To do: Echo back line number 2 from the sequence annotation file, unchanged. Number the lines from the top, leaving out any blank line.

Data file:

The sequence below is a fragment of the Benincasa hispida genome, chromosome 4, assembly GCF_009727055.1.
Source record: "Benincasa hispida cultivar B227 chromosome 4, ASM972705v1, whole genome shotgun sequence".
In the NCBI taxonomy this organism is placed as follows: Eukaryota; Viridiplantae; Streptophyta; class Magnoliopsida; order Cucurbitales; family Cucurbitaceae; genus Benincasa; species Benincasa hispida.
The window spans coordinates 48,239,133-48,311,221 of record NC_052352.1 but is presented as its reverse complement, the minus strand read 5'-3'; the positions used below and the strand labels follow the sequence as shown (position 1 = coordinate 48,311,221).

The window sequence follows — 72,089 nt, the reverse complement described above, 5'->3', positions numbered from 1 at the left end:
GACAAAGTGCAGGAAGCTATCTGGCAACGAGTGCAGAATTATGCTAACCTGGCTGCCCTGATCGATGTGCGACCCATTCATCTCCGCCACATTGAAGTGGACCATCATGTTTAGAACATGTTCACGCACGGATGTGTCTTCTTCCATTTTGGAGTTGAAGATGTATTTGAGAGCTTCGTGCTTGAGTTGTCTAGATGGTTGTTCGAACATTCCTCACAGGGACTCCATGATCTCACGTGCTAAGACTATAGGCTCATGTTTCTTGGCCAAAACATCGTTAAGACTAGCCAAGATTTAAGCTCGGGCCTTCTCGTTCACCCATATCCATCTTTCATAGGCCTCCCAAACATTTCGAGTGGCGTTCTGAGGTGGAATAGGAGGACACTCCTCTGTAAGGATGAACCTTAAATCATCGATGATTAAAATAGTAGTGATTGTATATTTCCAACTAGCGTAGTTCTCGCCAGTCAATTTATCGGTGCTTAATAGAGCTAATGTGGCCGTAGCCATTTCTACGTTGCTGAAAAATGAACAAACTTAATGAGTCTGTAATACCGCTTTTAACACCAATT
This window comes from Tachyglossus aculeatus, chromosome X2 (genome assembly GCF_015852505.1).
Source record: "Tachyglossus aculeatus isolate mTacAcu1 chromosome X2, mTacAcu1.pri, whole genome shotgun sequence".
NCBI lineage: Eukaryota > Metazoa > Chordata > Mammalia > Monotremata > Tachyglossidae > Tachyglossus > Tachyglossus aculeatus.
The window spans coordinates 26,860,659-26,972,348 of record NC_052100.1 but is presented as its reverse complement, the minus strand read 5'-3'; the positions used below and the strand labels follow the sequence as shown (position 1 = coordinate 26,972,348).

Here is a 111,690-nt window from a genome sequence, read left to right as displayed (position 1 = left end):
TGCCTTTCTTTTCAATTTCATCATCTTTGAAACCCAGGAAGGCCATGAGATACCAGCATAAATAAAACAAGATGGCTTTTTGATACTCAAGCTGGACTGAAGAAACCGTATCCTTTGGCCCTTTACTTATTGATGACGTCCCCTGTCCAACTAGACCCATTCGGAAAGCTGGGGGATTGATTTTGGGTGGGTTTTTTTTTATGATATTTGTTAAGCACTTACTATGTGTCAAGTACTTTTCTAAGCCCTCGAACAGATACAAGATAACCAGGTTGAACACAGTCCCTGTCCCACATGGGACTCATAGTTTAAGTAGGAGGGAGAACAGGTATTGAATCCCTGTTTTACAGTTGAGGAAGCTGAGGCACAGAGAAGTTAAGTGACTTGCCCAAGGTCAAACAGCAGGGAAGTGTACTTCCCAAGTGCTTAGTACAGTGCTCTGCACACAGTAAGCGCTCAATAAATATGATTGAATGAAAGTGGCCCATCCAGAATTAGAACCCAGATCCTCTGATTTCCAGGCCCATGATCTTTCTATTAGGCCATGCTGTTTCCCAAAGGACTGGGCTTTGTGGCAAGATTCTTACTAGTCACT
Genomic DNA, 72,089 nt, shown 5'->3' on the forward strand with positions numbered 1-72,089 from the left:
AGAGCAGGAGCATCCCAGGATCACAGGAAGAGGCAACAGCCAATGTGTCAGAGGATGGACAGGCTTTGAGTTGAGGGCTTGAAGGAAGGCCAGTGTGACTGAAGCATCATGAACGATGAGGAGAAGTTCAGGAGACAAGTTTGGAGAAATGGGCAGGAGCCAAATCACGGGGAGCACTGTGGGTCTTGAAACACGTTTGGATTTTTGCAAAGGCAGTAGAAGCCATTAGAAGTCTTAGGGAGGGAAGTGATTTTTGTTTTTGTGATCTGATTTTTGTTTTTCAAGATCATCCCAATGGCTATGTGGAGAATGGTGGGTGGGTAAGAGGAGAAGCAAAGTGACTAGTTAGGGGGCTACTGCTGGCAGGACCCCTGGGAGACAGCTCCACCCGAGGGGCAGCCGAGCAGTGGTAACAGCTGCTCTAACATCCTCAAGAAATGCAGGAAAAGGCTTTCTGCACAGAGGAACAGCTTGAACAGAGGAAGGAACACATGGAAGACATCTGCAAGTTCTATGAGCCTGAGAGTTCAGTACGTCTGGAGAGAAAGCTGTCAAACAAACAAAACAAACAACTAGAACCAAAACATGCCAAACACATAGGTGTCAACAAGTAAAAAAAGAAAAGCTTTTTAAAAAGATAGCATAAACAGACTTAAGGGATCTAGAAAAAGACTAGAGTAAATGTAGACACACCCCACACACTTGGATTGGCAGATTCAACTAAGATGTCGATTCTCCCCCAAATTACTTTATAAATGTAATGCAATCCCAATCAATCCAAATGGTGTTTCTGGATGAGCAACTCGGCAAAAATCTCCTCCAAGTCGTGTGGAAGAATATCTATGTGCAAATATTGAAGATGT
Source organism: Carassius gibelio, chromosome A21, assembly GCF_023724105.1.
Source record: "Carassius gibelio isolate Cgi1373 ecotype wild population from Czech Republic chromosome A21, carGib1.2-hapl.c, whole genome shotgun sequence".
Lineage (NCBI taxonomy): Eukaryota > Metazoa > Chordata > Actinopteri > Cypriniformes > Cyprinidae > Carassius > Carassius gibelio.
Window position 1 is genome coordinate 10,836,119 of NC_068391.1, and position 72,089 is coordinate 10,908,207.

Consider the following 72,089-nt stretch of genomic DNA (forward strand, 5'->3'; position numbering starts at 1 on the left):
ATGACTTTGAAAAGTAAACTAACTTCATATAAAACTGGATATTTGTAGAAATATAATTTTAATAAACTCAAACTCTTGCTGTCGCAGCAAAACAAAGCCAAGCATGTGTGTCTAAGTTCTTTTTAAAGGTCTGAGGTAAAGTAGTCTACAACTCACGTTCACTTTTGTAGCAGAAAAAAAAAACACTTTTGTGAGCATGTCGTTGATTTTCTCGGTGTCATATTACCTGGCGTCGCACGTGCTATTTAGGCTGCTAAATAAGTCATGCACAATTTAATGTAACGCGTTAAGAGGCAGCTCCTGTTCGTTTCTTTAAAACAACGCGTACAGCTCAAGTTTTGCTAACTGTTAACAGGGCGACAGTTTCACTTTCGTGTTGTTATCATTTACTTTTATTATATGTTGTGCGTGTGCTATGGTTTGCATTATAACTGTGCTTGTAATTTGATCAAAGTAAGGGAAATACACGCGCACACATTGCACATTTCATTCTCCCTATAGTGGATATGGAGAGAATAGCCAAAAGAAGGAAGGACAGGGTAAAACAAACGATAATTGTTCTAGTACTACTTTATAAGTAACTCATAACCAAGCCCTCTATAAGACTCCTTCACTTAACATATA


Source record: "Benincasa hispida cultivar B227 chromosome 4, ASM972705v1, whole genome shotgun sequence".